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Inside the Russian Short Wave Radio Enigma

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Somewhere in Russia a signal of mysterious beeps and buzzes has broadcast since the high-water days of the Cold War. But why?
Photo: Sergey Kozmin

From a lonely rusted tower in a forest north of Moscow, a mysterious shortwave radio station transmitted day and night. For at least the decade leading up to 1992, it broadcast almost nothing but beeps; after that, it switched to buzzes, generally between 21 and 34 per minute, each lasting roughly a second—a nasally foghorn blaring through a crackly ether. The signal was said to emanate from the grounds of a voyenni gorodok (mini military city) near the village of Povarovo, and very rarely, perhaps once every few weeks, the monotony was broken by a male voice reciting brief sequences of numbers and words, often strings of Russian names: “Anna, Nikolai, Ivan, Tatyana, Roman.” But the balance of the airtime was filled by a steady, almost maddening, series of inexplicable tones.

They don’t know just what they’re listening to. But they’re fascinated by the unending strangeness of the mindless, evil beeping.

The amplitude and pitch of the buzzing sometimes shifted, and the intervals between tones would fluctuate. Every hour, on the hour, the station would buzz twice, quickly. None of the upheavals that had enveloped Russia in the last decade of the cold war and the first two decades of the post-cold-war era—Mikhail Gorbachev, perestroika, the end of the Afghan war, the Soviet implosion, the end of price controls, Boris Yeltsin, the bombing of parliament, the first Chechen war, the oligarchs, the financial crisis, the second Chechen war, the rise of Putinism—had ever kept UVB-76, as the station’s call sign ran, from its inscrutable purpose. During that time, its broadcast came to transfix a small cadre of shortwave radio enthusiasts, who tuned in and documented nearly every signal it transmitted. Although the Buzzer (as they nicknamed it) had always been an unknown quantity, it was also a reassuring constant, droning on with a dark, metronome-like regularity.

But on June 5, 2010, the buzzing ceased. No announcements, no explanations. Only silence.

The following day, the broadcast resumed as if nothing had happened. For the rest of June and July, UVB-76 behaved more or less as it always had. There were some short-lived perturbations—including bits of what sounded like Morse code—but nothing dramatic. In mid-August, the buzzing stopped again. It resumed, stopped again, started again.

Then on August 25, at 10:13 am, UVB-76 went entirely haywire. First there was silence, then a series of knocks and shuffles that made it sound like someone was in the room. Before this day, all the beeping, buzzing, codes, and numbers had hinted at an evil force hovering on the airwaves. Now it seemed as though the wizard were suddenly about to reveal himself. For the first week of September, transmission was interrupted frequently, usually with what sounded like recorded snippets of “Dance of the Little Swans” from Tchaikovsky’s Swan Lake.

On the evening of September 7, something more dramatic—one listener even called it “existential”—transpired. At 8:48 pm Moscow time, a male voice issued a new call sign, “Mikhail Dmitri Zhenya Boris,” indicating that the station was now to be called MDZhB. This was followed by one of UVB-76’s (or MDZhB’s) typically nebulous messages: “04 979 D-R-E-N-D-O-U-T” followed by a longer series of numbers, then “T-R-E-N-E-R-S-K-I-Y” and yet more numbers.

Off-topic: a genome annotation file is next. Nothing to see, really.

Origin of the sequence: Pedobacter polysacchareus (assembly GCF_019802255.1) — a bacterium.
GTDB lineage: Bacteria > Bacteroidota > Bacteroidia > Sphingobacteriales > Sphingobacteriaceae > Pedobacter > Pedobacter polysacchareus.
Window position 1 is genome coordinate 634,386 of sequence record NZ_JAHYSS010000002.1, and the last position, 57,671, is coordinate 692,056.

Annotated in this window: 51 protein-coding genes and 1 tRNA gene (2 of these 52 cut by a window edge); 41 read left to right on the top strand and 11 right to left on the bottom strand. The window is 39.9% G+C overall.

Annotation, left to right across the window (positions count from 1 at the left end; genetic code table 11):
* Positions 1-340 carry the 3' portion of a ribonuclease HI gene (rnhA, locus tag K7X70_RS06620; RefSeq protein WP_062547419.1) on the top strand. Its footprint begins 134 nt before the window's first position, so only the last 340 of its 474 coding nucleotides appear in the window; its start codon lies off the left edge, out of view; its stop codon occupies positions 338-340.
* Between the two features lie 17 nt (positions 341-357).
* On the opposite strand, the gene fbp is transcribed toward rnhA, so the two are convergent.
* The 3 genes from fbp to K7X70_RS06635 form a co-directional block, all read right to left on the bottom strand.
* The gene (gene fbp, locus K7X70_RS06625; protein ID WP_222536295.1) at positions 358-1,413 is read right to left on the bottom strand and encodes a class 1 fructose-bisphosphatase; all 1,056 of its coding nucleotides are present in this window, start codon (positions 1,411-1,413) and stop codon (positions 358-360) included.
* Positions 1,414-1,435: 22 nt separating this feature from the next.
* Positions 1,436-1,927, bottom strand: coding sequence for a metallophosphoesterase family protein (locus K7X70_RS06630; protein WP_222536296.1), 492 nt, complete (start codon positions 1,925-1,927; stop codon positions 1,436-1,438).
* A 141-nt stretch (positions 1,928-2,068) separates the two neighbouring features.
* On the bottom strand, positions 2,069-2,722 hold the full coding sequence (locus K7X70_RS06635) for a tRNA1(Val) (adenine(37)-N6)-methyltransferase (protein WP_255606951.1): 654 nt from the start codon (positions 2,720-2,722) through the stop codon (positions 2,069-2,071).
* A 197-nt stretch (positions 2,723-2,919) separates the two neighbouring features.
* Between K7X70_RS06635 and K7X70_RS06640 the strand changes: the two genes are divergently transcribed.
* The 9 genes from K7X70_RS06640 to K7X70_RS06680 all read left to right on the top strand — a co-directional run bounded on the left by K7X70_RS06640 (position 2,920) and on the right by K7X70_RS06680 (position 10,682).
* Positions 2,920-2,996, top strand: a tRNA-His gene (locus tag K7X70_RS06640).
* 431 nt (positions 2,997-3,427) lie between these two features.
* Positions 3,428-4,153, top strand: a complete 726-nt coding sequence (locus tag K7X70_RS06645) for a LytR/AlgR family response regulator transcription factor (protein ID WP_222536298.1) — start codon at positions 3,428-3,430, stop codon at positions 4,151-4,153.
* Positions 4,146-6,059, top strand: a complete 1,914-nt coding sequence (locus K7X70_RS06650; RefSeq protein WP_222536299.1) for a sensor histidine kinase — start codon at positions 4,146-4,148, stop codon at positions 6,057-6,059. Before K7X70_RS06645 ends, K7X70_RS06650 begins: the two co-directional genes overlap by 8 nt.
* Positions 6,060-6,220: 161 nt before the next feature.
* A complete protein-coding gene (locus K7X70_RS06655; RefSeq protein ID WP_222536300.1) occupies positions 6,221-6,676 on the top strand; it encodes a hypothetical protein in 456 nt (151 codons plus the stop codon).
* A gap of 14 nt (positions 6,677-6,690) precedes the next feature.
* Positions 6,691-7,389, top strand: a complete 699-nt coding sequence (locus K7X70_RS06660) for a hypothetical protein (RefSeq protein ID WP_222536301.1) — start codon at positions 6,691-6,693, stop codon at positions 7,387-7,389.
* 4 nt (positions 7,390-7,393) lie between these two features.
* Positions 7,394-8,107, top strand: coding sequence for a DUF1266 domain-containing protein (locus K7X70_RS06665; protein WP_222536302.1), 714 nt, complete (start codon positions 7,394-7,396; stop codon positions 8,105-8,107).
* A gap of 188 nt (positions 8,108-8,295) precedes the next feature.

Just a few years before, such a remarkable development on a shortwave station would have been noted by only a tiny group of hobbyists. But starting the previous June—after the first, mysterious outage—a feed of UVB-76 had been made available online (, cobbled together by an Estonian tech entrepreneur named Andrus Aaslaid, who has been enthralled by shortwave radio since the first grade. “Shortwave was an early form of the Internet,” says Aaslaid, who goes by the nickname Laid. “You dial in, and you never know what you’re going to listen to.” During one 24-hour period at the height of the Buzzer’s freak-out in August 2010, more than 41,000 people listened to Aaslaid’s feed; within months, tens of thousands, and then hundreds of thousands, were visiting from the US, Russia, Britain, the Czech Republic, Brazil, Japan, Croatia, and elsewhere. By opening up UVB-76 to an online audience, Aaslaid had managed to take shortwave radio—one of the most niche hobbies imaginable—and rejuvenate it for the 21st century.

Today, the Buzzer’s fan base includes Kremlinologists, anarchists, hackers, installation artists, people who believe in extraterrestrials, a former Lithuanian minister of communications, and someone in Virginia who goes by the moniker Room641A, a reference to the alleged nerve center of a National Security Agency intercept facility at an AT&T office in San Francisco. (“I am interested in ‘listening,’” Room641A tells me by email. “All forms of it.”) All of them are mesmerized by this bewildering signal—now mostly buzzing, once again. They can’t help but ponder the significance of it, wondering about the purpose behind the pattern. No one knows for sure, which is both the worst and the best part of it.

As you might expect, the Buzzer’s history is murky. Roughly 30 years ago, it’s said, the Soviets built a radio station near Povarovo (the accent is on the second syllable), a 40-minute drive northwest of Moscow. At the time, Leonid Brezhnev was still alive, the Kremlin presided over an intercontinental empire, and Soviet troops were battling the mujahideen. After the Soviet Union collapsed in 1991, it was revealed that Povarovo was controlled by the military, and that whatever happened there was top-secret.

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